[snip]

…the U.S. will keep exporting more natural gas by pipeline to Mexico to feed power plants for electricity generation. U.S. natural gas exports to Mexico have doubled since 2009 and will continue growing through 2020. Several pipeline projects are currently under construction.

To be clear, when ExxonMobil talks about natural gas taking the place of coal, the company is ignoring a growing pile of evidence that natural gas is not a sustainable solution (to put it kindly) for addressing climate change.

However, that’s their story and they’re sticking to it.

Meanwhile, Back At The Algae Farm

So, back to that question about ExxonMobil and algae. In his blog post, Woods did send a signal that natural gas is not the only solution. He mentioned carbon capture as the kind of “breakthrough clean-energy technologies” that are needed to address climate change, then he took up the topic of algae biofuel:

We’re also researching advanced biofuels, including biofuels made from algae — a potentially game-changing energy source that would place less stress on food supplies, land and fresh water than traditional biofuels while reducing emissions.

The key word here is “potentially.”

ExxonMobil has been partnering with a company called Synthetic Genomics on algae biofuel research since 2009. The first iteration of the co-funding agreement included a commercialization component, but in 2013 the agreement was re-upped to focus on foundational research.

It looked like ExxonMobil is looking at algae biofuel as a climate change strategy, but is in no hurry to get the research out of the lab and into the marketplace.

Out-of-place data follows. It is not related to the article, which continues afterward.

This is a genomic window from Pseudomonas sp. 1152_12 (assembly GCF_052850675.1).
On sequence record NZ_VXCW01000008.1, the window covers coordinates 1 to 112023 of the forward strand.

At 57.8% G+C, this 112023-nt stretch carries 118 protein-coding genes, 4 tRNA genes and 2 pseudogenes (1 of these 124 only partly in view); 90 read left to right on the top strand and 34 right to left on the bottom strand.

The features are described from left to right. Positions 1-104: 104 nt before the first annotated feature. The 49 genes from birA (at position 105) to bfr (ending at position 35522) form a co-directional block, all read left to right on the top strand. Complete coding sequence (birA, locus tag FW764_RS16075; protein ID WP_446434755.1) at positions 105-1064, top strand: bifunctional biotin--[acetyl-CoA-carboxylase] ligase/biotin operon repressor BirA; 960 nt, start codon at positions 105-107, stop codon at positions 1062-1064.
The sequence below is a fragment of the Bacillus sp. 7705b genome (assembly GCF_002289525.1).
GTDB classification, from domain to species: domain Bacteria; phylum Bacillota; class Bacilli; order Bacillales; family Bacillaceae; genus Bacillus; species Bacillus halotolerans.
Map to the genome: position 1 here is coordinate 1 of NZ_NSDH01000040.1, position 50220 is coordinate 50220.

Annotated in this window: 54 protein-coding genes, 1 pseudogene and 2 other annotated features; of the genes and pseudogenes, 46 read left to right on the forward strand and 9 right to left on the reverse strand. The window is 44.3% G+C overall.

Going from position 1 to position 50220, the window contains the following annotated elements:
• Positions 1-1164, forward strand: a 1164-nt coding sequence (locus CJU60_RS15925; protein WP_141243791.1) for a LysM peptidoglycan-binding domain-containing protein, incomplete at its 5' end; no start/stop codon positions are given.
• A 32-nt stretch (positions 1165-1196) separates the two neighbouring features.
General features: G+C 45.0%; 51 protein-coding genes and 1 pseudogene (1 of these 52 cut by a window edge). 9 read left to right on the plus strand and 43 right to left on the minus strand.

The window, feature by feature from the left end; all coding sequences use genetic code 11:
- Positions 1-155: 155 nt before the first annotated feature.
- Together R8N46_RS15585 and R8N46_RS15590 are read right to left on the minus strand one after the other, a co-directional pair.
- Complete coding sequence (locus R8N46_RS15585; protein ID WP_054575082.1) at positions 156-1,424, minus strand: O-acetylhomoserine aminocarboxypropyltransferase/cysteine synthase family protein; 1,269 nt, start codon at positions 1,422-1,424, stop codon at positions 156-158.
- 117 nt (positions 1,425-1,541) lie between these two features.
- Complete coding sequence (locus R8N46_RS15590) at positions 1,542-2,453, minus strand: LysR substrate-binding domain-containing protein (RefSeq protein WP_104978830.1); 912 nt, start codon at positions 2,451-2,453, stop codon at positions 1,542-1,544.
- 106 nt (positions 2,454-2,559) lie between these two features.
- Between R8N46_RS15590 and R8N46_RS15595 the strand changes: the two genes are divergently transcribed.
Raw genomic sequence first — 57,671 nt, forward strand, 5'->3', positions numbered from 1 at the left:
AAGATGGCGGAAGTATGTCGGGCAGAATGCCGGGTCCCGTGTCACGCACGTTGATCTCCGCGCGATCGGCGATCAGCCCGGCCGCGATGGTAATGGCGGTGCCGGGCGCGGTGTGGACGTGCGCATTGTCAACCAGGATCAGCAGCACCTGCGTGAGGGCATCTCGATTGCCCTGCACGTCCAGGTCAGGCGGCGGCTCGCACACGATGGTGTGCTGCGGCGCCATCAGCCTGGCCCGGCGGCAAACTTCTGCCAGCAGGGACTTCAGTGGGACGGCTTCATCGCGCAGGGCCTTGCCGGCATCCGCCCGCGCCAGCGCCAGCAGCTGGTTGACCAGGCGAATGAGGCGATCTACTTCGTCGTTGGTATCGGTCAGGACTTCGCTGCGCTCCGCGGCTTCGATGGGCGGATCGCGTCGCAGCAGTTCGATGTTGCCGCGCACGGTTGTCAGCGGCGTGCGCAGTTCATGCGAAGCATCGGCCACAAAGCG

Last month the two companies issued a press release extending their research agreement yet again, and indicating that the joint biofuel project is still in the foundational research stage:

Synthetic Genomics, Inc. and ExxonMobil (NYSE: XOM) announced today that they have extended their agreement to conduct joint research into advanced algae biofuels after making significant progress in understanding algae genetics, growth characteristics and increasing oil production.

In the release, Vijay Swarup, ExxonMobil’s vice president for research and development at its Research and Engineering division, emphasized that the project is nowhere near commercial development:

“Synthetic Genomics and ExxonMobil remain committed to advancing the scientific fundamentals of algal biofuels…We know this will be a long-term endeavor and are optimistic based on the results we have seen to date.”

Shorter ExxonMobil: don’t call us, we’ll call you.

Image (screenshot): via Synthetic Genomics.





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About the Author

specializes in military and corporate sustainability, advanced technology, emerging materials, biofuels, and water and wastewater issues. Tina’s articles are reposted frequently on Reuters, Scientific American, and many other sites. Views expressed are her own. Follow her on Twitter @TinaMCasey and Google+.